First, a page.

The following points elaborate the processes implicit within this relationship which determine the rate of wages, such as supply and demand or the profit motive. Marx abstracts the logical properties capitalism, a logic in which life activities have already been completely permeated and transformed. After this abstraction what remains to discuss are the internal dynamics of that transformed instrumental life. When Marx concludes the lecture with a statement of the positive aspect of wages, he introduces a twinkle of starlight in this vast darkness. In Hegelian terms, after treating at length ‘necessity,’ that which capital must do in and of itself, he finds in it ‘possibility,’ that aspect of the relationship which can in its turn generate an new system of relationships out of the old.

The draft continues with notes on eight bourgeois economists pertinent to the second point of the summary. After these notes, the draft has three fully written sections in which Marx discusses his own insights into the system-internal determination of the level of wages. These sections correspond to points three through seven of the summary.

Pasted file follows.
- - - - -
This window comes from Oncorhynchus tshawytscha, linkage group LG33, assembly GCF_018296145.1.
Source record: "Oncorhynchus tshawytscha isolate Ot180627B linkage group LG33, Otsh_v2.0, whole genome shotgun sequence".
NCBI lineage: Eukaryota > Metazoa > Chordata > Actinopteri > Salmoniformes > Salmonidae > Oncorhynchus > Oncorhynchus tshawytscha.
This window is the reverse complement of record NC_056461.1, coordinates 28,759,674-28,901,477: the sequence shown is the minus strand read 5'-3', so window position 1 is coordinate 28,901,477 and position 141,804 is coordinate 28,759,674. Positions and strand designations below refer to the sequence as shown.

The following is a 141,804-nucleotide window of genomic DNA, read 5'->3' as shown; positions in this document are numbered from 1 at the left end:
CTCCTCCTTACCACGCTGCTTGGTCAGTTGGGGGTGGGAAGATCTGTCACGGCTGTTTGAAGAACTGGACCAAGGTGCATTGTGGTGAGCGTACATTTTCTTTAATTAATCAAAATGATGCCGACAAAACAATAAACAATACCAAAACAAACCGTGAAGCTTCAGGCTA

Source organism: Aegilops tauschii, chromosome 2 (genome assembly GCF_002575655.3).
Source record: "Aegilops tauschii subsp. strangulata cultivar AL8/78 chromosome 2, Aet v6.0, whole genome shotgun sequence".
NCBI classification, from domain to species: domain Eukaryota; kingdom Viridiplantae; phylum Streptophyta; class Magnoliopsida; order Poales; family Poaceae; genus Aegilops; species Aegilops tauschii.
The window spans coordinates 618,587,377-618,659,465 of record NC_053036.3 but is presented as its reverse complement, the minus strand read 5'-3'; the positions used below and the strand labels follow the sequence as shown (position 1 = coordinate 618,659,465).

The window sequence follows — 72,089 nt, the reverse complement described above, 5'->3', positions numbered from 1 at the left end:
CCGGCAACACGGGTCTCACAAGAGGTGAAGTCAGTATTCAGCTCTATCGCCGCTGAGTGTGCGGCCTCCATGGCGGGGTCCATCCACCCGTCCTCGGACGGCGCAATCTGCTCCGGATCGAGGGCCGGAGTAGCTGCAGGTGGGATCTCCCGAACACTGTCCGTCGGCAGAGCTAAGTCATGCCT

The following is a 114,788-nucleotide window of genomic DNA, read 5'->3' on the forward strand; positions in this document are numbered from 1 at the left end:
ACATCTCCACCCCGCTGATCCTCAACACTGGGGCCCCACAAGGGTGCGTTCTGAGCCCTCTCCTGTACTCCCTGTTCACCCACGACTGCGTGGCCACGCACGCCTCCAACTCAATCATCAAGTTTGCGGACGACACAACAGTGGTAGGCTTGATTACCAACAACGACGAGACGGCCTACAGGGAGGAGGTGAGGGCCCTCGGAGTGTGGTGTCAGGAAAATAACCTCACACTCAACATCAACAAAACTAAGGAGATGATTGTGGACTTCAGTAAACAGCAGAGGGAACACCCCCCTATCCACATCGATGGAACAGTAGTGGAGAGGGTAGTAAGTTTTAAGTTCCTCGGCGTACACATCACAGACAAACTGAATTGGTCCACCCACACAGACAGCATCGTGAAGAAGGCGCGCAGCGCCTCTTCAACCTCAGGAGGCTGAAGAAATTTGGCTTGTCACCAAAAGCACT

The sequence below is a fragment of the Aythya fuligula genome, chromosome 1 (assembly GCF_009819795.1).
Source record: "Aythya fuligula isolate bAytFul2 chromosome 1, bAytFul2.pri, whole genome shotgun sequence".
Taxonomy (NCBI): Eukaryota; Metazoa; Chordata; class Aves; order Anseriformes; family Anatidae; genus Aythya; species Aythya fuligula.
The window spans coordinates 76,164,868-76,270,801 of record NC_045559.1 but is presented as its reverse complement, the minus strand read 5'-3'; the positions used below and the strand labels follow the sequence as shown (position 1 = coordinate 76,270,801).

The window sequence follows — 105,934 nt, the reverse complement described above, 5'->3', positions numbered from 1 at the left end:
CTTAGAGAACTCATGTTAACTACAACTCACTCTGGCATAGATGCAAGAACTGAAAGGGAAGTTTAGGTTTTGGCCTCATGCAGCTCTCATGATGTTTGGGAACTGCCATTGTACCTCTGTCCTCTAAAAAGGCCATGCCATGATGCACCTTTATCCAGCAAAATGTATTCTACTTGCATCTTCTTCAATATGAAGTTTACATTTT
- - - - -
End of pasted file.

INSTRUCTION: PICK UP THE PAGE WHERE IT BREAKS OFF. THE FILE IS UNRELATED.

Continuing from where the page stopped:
In the last two sections before the conclusion, Marx discusses measures which ameliorate the dismal rigors of wages. To appreciate the significance of these sections to the lecture’s conclusion, we now have to pay closer attention to the formulation of the test. We will see that the logic of the argument transforms dramatically and prepares the force of the conclusion.

In the first, lengthy section titled “Suggestions for Relief,” Marx mentions and criticizes three popular bourgeois proposals to insulate wage earners against fluctuating income or to generate higher wages. He then criticizes these measures because they cannot counteract the entire range of systemic pressures to reduce wages. In the second, much briefer section ‘Workers’ Associations’ Marx addresses the organizing undertaken by the workers themselves to obtain and maintain better wages. First he points out two objections to workers’ association advanced by bourgeois economists. Then he defends the formation of such associations.